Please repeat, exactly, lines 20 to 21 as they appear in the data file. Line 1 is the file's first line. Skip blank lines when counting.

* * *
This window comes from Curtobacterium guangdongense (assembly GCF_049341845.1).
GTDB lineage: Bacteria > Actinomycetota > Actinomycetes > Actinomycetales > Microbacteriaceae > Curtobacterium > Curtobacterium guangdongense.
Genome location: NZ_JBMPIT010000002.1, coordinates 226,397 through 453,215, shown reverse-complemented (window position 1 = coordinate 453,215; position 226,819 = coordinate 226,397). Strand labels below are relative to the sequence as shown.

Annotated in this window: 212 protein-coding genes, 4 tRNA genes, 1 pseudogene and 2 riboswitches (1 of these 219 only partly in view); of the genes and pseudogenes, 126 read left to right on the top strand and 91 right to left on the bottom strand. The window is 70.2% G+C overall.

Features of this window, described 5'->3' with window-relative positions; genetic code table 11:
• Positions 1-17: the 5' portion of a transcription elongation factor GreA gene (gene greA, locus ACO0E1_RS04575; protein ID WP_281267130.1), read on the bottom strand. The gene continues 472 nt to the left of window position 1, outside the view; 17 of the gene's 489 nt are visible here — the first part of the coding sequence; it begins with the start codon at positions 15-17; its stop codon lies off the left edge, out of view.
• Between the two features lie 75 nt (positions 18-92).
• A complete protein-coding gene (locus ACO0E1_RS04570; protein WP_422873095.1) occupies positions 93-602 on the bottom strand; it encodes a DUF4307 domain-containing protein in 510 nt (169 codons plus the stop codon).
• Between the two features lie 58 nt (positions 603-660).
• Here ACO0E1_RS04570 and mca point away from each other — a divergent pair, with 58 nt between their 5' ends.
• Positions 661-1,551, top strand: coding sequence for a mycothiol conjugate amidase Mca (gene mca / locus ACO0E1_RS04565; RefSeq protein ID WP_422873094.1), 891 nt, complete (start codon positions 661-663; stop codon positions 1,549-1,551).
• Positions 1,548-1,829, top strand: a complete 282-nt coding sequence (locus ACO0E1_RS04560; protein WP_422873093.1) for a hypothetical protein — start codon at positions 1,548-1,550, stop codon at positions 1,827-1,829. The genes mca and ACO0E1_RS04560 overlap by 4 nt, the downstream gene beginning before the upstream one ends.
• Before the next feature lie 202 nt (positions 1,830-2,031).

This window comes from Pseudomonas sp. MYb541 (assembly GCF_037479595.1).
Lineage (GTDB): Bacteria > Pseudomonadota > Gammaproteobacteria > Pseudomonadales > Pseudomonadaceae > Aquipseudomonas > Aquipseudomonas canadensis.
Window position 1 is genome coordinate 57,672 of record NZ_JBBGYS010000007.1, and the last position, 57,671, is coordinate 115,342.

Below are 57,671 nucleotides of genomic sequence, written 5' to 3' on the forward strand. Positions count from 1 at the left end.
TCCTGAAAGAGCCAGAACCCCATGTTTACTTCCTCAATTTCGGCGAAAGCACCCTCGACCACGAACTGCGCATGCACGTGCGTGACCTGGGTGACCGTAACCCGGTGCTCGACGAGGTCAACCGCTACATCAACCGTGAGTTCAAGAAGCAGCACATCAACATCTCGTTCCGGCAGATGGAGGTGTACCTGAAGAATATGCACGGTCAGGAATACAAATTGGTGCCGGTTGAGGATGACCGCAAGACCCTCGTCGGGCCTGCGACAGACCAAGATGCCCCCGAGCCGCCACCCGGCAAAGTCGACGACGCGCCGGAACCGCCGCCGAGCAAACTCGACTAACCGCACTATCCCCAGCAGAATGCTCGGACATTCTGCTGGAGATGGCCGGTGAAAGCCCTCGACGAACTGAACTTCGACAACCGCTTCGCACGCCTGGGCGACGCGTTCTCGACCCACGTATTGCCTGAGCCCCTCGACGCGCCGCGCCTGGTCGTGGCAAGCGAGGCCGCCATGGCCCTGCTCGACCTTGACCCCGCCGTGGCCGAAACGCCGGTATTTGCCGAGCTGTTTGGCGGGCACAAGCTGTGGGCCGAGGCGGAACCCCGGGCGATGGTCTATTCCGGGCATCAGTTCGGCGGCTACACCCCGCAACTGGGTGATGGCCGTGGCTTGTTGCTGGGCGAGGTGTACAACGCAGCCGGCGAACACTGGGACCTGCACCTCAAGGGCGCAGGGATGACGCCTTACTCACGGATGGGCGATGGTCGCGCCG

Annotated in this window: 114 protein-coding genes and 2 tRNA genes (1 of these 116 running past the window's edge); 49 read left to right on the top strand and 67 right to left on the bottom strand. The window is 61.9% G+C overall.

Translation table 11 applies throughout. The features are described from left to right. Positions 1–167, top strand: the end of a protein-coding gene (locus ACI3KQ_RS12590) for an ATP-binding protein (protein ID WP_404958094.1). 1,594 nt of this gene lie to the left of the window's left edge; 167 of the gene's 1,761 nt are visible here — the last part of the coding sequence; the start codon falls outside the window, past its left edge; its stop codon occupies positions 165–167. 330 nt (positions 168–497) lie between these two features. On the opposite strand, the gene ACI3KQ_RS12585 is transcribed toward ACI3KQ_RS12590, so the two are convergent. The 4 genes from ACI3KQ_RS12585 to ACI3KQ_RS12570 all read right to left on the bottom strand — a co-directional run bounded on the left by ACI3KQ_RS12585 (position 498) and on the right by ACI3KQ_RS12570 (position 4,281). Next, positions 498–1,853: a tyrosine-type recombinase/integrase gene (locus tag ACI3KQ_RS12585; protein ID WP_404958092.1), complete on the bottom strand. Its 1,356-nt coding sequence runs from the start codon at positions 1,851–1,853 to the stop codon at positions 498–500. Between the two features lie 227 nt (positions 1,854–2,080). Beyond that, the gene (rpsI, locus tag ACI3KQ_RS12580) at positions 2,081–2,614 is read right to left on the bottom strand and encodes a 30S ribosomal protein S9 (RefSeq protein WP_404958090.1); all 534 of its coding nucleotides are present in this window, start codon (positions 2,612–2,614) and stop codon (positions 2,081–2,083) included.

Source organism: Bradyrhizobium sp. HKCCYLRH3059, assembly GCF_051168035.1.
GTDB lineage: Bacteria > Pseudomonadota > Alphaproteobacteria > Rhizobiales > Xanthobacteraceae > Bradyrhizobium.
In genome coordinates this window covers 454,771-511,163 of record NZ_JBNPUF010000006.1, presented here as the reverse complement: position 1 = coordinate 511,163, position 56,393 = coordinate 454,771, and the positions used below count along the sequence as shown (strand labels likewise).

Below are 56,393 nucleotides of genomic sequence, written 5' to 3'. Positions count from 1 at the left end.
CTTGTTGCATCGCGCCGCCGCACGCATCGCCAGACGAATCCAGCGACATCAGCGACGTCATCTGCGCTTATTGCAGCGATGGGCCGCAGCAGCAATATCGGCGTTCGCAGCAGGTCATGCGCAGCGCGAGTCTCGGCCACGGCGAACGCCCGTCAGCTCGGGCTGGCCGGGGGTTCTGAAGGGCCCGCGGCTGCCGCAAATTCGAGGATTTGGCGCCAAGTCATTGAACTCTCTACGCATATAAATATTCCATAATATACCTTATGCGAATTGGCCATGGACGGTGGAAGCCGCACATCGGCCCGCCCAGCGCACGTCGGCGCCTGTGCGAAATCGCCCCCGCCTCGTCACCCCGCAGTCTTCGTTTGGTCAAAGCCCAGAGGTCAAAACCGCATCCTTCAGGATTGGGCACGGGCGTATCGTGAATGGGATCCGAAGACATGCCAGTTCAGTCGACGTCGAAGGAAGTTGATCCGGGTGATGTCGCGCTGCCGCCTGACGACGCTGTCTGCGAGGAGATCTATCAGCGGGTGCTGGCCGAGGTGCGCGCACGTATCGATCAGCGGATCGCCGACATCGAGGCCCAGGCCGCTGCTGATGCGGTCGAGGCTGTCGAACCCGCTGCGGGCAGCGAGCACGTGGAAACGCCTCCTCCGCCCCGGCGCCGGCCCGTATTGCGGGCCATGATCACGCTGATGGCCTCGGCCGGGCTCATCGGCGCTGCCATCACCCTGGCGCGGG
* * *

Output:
Translation table 11 applies throughout. The features are described from left to right. Positions 1–167, top strand: the end of a protein-coding gene (locus ACI3KQ_RS12590) for an ATP-binding protein (protein ID WP_404958094.1). 1,594 nt of this gene lie to the left of the window's left edge; 167 of the gene's 1,761 nt are visible here — the last part of the coding sequence; the start codon falls outside the window, past its left edge; its stop codon occupies positions 165–167. 330 nt (positions 168–497) lie between these two features. On the opposite strand, the gene ACI3KQ_RS12585 is transcribed toward ACI3KQ_RS12590, so the two are convergent. The 4 genes from ACI3KQ_RS12585 to ACI3KQ_RS12570 all read right to left on the bottom strand — a co-directional run bounded on the left by ACI3KQ_RS12585 (position 498) and on the right by ACI3KQ_RS12570 (position 4,281). Next, positions 498–1,853: a tyrosine-type recombinase/integrase gene (locus tag ACI3KQ_RS12585; protein ID WP_404958092.1), complete on the bottom strand. Its 1,356-nt coding sequence runs from the start codon at positions 1,851–1,853 to the stop codon at positions 498–500. Between the two features lie 227 nt (positions 1,854–2,080). Beyond that, the gene (rpsI, locus tag ACI3KQ_RS12580) at positions 2,081–2,614 is read right to left on the bottom strand and encodes a 30S ribosomal protein S9 (RefSeq protein WP_404958090.1); all 534 of its coding nucleotides are present in this window, start codon (positions 2,612–2,614) and stop codon (positions 2,081–2,083) included.

Source organism: Bradyrhizobium sp. HKCCYLRH3059, assembly GCF_051168035.1.